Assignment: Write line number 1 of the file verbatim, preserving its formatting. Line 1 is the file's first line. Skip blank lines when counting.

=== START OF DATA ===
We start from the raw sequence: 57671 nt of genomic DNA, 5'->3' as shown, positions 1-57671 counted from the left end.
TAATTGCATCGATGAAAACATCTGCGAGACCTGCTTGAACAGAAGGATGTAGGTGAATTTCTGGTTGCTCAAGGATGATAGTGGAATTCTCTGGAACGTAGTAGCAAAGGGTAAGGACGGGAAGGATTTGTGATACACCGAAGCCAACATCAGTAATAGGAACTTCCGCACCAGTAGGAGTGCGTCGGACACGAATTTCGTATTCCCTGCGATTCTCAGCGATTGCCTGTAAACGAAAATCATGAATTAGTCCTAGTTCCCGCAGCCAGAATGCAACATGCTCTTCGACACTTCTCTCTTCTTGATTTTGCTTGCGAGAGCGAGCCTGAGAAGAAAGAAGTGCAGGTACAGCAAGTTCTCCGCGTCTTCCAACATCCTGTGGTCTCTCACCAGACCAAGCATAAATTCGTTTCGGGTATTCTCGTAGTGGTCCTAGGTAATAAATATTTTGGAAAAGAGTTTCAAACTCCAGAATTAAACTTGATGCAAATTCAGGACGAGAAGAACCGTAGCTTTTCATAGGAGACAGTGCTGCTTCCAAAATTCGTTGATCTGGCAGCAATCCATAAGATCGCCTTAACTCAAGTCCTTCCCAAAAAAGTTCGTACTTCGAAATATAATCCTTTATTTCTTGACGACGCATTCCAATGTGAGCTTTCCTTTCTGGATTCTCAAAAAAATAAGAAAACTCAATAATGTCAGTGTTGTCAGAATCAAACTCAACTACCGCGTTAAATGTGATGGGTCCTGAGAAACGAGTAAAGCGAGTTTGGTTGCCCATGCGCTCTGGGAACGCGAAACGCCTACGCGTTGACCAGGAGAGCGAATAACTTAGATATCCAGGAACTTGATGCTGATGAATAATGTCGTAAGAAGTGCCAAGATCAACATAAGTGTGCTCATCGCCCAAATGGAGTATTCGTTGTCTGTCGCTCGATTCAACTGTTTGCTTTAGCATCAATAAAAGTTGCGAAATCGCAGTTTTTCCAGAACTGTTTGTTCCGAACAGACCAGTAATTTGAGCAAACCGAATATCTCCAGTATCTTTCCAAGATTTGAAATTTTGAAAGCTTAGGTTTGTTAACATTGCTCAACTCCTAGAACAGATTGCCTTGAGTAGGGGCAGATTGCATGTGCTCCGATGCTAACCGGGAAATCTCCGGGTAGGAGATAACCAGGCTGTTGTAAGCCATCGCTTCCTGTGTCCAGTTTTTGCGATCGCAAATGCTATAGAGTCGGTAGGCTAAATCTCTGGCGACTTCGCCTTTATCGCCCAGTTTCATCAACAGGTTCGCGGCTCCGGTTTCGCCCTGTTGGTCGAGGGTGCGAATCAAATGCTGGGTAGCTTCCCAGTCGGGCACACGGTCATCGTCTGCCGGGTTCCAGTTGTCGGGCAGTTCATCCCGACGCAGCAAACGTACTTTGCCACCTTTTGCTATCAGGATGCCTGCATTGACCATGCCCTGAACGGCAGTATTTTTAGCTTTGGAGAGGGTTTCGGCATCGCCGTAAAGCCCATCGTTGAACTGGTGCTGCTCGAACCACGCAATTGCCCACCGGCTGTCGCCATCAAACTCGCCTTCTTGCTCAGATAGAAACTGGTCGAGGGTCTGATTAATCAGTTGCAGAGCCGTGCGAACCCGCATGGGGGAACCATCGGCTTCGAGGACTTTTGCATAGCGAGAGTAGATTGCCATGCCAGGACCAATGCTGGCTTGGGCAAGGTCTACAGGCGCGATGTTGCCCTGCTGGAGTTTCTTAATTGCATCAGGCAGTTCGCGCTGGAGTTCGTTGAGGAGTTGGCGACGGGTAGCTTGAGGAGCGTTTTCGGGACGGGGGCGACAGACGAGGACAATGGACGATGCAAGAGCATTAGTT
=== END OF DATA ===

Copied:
We start from the raw sequence: 57671 nt of genomic DNA, 5'->3' as shown, positions 1-57671 counted from the left end.